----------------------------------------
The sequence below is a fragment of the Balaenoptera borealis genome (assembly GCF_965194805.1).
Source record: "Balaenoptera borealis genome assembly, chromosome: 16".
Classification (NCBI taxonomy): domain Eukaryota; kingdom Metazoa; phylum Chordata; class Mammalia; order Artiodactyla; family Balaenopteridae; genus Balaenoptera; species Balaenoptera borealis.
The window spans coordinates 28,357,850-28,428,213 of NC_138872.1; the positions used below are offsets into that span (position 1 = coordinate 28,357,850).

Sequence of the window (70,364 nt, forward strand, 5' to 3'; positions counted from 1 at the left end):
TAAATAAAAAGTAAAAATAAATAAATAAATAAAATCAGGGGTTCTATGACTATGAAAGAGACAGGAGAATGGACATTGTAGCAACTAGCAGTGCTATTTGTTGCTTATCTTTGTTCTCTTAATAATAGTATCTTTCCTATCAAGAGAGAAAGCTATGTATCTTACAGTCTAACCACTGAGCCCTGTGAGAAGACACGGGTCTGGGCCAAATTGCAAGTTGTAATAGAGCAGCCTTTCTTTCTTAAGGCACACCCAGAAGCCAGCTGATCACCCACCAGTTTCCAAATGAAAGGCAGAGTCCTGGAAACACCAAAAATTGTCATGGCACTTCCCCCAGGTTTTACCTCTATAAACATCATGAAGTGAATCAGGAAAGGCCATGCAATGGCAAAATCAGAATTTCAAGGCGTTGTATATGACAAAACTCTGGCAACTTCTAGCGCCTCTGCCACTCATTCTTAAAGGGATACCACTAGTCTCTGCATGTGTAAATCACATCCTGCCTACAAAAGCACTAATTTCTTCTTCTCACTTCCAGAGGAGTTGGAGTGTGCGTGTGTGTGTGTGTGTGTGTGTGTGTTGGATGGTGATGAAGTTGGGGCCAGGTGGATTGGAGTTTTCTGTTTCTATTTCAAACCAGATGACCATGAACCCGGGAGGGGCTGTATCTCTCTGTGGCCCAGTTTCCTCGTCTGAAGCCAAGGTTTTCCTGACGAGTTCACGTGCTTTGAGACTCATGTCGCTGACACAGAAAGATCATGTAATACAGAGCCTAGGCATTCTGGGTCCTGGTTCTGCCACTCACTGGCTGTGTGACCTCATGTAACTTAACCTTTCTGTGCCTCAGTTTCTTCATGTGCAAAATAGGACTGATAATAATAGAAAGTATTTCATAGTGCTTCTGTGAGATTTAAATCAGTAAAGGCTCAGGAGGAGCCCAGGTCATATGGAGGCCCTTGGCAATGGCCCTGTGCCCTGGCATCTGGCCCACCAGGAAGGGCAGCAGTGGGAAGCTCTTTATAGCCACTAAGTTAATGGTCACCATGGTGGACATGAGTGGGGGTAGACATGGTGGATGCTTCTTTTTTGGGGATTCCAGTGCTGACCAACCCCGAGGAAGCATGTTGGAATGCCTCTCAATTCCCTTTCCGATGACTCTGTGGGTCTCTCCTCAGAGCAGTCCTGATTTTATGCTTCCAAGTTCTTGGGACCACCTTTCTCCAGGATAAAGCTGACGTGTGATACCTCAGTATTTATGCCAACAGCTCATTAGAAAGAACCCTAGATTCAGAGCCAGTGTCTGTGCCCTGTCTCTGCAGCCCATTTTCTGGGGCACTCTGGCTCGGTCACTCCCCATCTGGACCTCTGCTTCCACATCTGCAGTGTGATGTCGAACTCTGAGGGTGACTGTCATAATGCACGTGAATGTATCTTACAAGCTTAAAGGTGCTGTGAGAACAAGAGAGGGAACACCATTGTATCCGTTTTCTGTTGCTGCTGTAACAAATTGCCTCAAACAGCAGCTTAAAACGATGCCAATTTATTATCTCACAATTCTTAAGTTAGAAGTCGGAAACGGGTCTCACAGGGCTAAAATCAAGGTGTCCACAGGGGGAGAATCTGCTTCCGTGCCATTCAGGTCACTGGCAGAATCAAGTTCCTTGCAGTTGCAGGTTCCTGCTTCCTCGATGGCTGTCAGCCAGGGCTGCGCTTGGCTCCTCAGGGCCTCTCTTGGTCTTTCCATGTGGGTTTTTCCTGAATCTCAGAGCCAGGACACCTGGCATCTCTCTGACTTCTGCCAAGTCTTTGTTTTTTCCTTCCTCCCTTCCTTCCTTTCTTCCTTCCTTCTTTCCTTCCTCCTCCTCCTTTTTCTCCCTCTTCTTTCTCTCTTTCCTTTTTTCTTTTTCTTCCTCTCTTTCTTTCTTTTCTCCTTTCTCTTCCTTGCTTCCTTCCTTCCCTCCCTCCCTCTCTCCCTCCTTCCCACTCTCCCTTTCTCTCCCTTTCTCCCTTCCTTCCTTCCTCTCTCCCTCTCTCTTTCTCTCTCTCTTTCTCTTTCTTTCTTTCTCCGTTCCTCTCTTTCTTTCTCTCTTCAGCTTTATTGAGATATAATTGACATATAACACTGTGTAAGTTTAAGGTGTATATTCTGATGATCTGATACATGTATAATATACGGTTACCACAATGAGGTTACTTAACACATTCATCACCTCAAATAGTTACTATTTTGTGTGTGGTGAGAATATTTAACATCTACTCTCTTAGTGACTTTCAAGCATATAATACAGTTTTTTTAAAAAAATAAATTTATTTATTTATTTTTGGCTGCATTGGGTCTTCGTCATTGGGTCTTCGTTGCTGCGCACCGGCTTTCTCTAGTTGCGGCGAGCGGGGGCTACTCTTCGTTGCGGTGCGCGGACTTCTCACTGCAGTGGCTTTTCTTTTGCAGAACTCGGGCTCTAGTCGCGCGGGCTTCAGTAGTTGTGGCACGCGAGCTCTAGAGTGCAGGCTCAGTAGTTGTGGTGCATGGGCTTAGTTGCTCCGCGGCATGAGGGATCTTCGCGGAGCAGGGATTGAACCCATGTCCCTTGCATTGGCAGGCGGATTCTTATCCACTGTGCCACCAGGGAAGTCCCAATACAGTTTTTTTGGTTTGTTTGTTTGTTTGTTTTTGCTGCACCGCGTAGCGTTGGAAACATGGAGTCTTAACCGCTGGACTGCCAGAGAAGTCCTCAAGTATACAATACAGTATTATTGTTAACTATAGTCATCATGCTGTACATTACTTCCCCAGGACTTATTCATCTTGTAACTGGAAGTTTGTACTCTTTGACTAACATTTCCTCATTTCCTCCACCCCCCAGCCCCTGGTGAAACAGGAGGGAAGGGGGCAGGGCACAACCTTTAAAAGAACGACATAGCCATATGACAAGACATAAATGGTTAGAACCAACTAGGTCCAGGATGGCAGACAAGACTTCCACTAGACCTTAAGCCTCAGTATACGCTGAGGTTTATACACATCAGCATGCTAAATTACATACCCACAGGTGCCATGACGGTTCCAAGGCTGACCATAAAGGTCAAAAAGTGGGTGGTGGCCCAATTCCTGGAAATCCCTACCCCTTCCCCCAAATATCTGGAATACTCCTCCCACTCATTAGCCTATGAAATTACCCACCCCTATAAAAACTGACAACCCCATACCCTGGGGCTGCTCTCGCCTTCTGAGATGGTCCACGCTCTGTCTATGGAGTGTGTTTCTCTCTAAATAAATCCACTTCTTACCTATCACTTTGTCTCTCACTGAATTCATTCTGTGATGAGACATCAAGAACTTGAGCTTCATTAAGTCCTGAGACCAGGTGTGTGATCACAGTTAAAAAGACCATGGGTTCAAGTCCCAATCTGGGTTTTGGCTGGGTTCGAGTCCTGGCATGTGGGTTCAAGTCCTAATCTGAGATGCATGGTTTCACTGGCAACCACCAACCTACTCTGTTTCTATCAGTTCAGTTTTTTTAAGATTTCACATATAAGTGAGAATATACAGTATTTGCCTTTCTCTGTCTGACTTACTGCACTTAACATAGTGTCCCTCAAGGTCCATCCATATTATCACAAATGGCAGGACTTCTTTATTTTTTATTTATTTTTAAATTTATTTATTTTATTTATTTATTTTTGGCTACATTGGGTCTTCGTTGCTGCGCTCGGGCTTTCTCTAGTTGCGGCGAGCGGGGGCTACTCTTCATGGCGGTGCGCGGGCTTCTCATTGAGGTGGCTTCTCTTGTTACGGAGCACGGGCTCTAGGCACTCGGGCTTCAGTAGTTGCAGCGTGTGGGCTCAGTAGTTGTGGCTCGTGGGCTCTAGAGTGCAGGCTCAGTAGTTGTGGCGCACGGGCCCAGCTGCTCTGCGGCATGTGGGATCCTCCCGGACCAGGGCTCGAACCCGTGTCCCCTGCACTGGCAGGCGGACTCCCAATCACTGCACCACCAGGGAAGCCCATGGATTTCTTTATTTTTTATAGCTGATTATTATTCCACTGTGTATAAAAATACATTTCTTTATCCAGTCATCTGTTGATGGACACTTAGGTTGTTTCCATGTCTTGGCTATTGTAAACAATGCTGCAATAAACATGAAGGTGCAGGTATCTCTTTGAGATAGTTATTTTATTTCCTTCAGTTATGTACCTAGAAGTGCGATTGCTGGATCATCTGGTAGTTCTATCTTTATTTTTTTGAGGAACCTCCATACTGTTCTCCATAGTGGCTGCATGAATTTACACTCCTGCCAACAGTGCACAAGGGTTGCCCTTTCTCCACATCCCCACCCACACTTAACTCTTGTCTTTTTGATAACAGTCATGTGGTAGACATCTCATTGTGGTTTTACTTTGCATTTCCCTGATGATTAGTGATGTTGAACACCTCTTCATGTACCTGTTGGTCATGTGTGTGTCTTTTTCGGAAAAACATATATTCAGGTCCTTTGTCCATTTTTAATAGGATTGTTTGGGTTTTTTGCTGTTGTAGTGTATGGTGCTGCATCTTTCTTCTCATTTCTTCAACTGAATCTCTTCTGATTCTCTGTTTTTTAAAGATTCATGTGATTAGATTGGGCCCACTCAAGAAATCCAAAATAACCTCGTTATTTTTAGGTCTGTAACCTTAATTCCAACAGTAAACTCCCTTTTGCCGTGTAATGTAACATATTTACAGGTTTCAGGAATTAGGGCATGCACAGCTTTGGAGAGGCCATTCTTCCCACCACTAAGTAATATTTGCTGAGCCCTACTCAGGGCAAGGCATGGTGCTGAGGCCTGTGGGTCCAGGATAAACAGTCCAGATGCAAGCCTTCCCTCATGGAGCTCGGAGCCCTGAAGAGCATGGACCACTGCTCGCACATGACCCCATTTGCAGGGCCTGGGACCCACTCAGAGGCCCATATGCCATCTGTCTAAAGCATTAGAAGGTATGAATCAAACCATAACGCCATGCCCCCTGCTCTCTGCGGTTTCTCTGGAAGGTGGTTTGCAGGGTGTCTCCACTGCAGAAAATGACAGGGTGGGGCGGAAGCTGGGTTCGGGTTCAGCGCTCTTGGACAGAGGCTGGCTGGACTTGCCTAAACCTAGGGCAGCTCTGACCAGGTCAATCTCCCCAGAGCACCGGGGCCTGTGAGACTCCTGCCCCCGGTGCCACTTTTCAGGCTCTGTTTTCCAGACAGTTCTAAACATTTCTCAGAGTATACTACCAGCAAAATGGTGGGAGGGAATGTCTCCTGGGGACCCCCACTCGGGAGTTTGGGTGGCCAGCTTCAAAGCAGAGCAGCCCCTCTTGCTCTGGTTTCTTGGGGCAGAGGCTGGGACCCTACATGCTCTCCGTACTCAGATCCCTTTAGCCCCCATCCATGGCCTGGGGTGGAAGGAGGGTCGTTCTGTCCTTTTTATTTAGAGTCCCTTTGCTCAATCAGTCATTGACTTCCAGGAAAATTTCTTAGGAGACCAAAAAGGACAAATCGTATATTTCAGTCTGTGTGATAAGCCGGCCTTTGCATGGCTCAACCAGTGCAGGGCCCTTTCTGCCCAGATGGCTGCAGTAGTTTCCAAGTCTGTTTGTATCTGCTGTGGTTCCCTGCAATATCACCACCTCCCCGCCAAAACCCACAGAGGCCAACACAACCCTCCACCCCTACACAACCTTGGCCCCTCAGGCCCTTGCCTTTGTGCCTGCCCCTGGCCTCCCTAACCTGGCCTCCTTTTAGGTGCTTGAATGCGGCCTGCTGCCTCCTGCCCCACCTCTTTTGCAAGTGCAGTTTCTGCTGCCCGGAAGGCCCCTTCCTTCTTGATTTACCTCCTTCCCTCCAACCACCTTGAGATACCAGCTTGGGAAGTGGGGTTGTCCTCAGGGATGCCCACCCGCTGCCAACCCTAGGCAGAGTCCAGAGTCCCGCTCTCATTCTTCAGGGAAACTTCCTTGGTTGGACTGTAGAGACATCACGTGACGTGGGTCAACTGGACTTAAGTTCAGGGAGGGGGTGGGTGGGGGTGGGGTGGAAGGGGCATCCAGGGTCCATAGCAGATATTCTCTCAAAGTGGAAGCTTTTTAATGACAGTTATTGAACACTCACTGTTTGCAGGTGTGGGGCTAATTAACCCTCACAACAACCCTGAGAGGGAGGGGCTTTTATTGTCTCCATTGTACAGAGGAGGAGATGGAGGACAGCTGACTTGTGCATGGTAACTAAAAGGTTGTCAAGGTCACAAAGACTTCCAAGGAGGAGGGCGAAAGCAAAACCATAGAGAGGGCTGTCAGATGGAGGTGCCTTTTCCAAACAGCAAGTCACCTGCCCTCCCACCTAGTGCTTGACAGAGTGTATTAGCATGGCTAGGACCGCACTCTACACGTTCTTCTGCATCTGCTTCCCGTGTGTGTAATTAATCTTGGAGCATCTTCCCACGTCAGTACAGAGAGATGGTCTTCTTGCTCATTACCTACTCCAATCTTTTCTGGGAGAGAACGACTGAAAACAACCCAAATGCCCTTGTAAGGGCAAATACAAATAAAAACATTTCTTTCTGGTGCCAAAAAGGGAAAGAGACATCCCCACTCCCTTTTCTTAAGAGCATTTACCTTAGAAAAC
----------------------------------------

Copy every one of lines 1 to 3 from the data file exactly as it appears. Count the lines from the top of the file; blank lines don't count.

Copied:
The sequence below is a fragment of the Balaenoptera borealis genome (assembly GCF_965194805.1).
Source record: "Balaenoptera borealis genome assembly, chromosome: 16".
Classification (NCBI taxonomy): domain Eukaryota; kingdom Metazoa; phylum Chordata; class Mammalia; order Artiodactyla; family Balaenopteridae; genus Balaenoptera; species Balaenoptera borealis.